the pirohy. That was as close to heaven as I have ever been.
Go to any culturally oriented grocery store and you will find that Lekvar is
the term used for prune jelly which was used for making rolls. It is used by
most eastern Europeans not just Slovaks or Ruthenians.
That's a whole new discussion. Fried versus boiled pirohy. It
seems to be a regional thing. The best that I have been able
to figure out is that Ohioians fry theirs and SW Pennsylvanians
boil theirs. Don't know what the real Slovaks or Rusyns do for
I think that the reference to fried pirohy means that the pirohy are fried
after they are originally cooked in boiling water. The next day, when they
are cold, a good way to eat them is to fry them in butter to warm them up,
and add some hot fried onions, and the sour cream on the side.
Real Slovaks boil their pirohi!
I've always thought that the "horseshoe" shape really was a
cresent. I believe this is a Hungarian tradition. The story
that I heard is that somewhere( I don't remember where or when)
bakers heard enemy soldiers( Turks, I think) tunnelling in the middle of the
night. They alerted the authorities, and saved the city. As
an honor, they were allowed to make a pastry. They made a
cresent shaped roll to represent the Turkish flag symbol.
I probably messed that up. All the real historians can correct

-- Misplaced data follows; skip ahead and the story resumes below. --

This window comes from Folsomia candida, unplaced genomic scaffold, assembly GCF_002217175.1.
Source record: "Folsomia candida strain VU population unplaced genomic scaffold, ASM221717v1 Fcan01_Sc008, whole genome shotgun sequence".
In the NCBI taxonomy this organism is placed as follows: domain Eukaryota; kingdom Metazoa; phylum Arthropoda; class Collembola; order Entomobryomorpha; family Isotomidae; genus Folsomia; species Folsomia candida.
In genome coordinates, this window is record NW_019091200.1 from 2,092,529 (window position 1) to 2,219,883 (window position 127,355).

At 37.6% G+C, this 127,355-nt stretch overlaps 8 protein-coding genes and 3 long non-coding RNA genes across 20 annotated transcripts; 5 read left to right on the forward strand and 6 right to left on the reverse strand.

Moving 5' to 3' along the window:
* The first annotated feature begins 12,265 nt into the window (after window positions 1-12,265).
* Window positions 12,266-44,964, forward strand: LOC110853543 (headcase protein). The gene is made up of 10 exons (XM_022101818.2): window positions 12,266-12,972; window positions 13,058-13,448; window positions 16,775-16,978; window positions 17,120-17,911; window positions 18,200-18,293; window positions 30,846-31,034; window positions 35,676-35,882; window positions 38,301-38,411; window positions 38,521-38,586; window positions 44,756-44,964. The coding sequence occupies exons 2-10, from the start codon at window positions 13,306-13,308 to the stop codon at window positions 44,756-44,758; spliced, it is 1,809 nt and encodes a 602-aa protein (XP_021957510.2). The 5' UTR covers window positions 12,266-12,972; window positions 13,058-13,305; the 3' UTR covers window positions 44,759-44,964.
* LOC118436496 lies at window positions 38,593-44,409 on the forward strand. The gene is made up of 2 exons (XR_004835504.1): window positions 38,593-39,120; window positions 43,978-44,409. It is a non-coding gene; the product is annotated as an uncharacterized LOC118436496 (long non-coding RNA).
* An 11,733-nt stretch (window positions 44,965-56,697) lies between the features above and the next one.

me if there is any realism to my story.
Leftover pirohies are wonderful fried - with a big dollop of sour
cream. Oh yea, a cold beer goes down well with this delicacy.
I grew up eating pierogies. If they're the same thing as pirohies, but
different ethnic background, then I have had the boiled, deep fried, and
sauted in butter with onions. My Polish friend always saute theirs in
butter with onion. The parish I attended as a child has a picnic every
year and the serve the fried variation. Mostly they are potato/cheese
stuffing, sometimes sauerkraut. I've never had the lekvar ones. My mom
makes what her mother called a 'rolled strudel'. We had ground walnut
and raisin, poppyseed and raisin, and lekvar fillings. They're
delicious. Later on I discovered apricot filled Kolcahe. They were made
the same way my mom made her nut/poppyseed/lekvar rolls. By the way -
He is probably talking about exactly what my family does - frying the
pirohy in butter & onions AFTER they have been boiled.
Unless of course it's the fault of those St Louis Italian/Slovaks.
Fried ravioli is a very popular appetizer in the St Louis area - and
quite a few restaurants have dinner-size servings on the menu. The
only other place I ever saw this was Ft Worth, TX. When my cousin from
LA visited a couple years back, she just couldn't believe anyone
would think of frying ravioli! So maybe somebody DOES fry pirohy.
Recipe for LEKVAR Pirohi
3 cups flour
1 tsp salt